Tripoli, 8 March: Massive demonstrations are expected tomorrow, Friday, across Libya to protest the unilateral establishment of the Cyrenaica Transitional Council . . .[restrict]in Benghazi on Tuesday.
The creation of the council, which wants to take over the administration of the east of the country, has created considerable anger and resentment throughout the country, not least in the east. The biggest demonstration is planned in Benghazi itself, where organisers say they want a million people to protest against taking Libya back to three-state federation.
The Cyrenaica council wants Libya to adopt the 1951 constitution under which there were separate executives and parliaments in Tripolitania, Cyrenaica and Fezzan.
Like last month’s clashes in Kufra and, before that, Saadi Qaddafi’s TV declaration from his exile in Niger that he would return to lead a counter-revolution, the declaration of the Cyrenaica council has created a backlash and served to rally most Libyans behind the NTC.
Much of the anger — as much in Benghazi and the east as elsewhere in the country — is not that the Cyrenaica council is standing up for itself. It is that it is seen as an attempt to dictate Libya’s future instead of letting it be decided democratically in June’s elections to the constituent assembly.
“It would have been different if they had set up a party campaigning for federalism,” said a prominent Benghazi figure and businessman who asked not to be named. ‘No ne would have objected. But this was undemocratic.” Yes, he said, Benghazi has been left ignored for years, and it needed investment and recognition. “But Jebel Nafusa too was ignored by Qaddafi. So was most of Libya.”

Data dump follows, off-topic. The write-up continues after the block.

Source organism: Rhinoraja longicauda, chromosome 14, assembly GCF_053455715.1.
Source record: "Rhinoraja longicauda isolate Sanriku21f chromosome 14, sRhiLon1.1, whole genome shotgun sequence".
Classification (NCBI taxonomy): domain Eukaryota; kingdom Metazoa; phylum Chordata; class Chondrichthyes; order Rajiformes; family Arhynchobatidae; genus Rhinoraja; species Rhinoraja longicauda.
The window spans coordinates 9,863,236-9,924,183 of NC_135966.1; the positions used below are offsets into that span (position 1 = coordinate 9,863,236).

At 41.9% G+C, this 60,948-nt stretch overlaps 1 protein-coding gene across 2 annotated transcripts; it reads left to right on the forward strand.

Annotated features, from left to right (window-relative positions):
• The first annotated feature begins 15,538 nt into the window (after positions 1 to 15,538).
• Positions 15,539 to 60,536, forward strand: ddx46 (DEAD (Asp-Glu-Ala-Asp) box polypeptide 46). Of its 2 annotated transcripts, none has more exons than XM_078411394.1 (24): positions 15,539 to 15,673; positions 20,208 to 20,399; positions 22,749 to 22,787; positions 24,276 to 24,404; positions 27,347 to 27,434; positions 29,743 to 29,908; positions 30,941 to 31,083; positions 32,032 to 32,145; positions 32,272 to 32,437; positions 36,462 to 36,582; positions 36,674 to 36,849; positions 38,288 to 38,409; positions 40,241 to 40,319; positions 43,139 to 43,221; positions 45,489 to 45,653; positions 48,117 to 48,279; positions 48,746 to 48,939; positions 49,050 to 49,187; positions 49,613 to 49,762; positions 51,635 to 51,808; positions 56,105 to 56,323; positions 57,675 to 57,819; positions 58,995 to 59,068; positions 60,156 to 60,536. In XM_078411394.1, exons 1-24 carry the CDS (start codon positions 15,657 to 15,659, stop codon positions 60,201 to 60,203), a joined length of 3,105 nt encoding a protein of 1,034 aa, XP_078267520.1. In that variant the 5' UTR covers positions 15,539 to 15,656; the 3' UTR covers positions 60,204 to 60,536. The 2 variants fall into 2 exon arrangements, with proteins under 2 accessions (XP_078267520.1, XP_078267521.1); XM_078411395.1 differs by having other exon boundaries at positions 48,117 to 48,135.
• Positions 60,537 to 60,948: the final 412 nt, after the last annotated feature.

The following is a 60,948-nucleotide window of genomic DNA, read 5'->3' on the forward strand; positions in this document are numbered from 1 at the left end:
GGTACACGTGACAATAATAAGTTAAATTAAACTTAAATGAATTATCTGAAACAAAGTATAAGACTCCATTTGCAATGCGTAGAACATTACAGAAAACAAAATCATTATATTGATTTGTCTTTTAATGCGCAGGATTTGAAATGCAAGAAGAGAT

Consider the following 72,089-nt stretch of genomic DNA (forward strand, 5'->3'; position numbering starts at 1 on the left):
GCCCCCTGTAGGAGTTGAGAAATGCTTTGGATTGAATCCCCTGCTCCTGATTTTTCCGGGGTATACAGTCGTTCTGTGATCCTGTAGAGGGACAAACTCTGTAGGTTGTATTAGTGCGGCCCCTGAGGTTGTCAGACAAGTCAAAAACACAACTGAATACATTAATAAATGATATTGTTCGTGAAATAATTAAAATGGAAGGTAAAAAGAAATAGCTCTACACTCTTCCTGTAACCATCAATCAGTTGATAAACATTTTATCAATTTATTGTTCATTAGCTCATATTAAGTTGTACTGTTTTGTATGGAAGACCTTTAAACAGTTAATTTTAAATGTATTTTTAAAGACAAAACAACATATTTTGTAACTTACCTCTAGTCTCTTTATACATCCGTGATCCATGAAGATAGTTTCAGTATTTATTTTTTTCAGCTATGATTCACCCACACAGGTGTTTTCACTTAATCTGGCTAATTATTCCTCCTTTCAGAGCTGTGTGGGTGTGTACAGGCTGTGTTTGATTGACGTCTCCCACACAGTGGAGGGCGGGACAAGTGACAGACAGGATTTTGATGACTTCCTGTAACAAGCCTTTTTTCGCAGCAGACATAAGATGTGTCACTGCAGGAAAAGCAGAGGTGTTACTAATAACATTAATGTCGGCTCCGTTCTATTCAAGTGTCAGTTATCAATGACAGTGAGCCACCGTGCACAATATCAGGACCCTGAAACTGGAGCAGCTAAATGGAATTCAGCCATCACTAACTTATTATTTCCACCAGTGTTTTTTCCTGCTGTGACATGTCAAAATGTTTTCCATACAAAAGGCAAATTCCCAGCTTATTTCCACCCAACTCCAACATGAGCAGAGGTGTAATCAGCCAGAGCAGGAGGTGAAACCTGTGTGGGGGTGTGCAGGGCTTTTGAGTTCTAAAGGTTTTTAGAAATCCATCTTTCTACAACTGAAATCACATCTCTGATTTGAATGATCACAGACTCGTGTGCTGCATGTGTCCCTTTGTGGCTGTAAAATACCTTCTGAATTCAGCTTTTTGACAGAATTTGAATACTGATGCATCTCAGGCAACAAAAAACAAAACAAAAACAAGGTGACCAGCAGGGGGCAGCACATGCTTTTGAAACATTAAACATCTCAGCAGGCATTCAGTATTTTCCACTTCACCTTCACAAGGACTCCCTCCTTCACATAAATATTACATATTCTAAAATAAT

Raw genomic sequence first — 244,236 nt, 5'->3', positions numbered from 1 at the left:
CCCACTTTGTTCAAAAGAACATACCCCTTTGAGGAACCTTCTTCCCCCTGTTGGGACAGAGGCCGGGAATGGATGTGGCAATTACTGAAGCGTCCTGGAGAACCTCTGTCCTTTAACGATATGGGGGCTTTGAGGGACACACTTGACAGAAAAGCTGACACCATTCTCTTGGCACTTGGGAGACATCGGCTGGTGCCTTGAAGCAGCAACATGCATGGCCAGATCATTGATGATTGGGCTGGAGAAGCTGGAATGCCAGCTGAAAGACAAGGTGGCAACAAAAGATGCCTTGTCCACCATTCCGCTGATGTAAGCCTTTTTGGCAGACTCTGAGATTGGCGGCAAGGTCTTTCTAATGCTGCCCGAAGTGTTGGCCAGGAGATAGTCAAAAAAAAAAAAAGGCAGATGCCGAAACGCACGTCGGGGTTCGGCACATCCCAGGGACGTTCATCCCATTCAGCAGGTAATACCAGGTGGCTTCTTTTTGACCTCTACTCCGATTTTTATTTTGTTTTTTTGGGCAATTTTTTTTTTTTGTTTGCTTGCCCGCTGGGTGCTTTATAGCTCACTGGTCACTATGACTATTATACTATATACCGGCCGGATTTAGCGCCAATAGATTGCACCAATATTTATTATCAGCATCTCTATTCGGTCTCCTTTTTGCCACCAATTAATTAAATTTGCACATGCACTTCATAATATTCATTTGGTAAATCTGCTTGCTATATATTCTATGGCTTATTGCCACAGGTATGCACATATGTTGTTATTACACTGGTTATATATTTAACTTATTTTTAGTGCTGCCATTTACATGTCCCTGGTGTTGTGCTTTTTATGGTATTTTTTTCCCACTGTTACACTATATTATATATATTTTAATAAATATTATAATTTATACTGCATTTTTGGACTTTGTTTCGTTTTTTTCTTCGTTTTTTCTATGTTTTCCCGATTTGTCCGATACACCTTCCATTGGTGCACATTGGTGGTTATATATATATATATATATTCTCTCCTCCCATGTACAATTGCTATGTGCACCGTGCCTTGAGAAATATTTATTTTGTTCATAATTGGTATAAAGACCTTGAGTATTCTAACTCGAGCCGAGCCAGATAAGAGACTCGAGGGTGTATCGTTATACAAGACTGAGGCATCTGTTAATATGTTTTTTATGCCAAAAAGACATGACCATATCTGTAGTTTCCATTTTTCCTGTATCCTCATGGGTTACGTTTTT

Ironically, despite the anger, the council announcement may have the effect of focusing the government’s attention on the need to address the dire economic situation in Benghazi — both the lack of development and its collapsing infrastructure. Prime Minister Abdurrahim Al-Kib suggested as much in his condemnation of the council on Wednesday.
Some of the public anger — as well as sadness and disappointment — is directed against Ahmed Zubair Senussi who was chosen to head the Cyrenaica body. Grandson of the Grand Senussi, Ahmed Sharif Al-Senussi (and named after him), Ahmed Zubair was Qaddafi’s longest political prisoner, kept in jail for 31 years. With the revolution he became a member of the NTC, although that is now in question.
Last year he was awarded the Sakharov Prize for Freedom of Thought by the European Parliament.
“He has lost all credibility,” the Benghazi businessman said, adding however that he was being used by others. “We know who’s behind him,” he added, claiming that these were people who were formally close to Qaddafi.
A similar claim was made earlier this week by NTC chairman Mustafa Abdul Jalil.
Confirming that loss of credibility, a number of anti-Zubair songs have sprung up in Benghazi in the last couple of days. The Senussiya and the Senussi family are reported to be furious with him.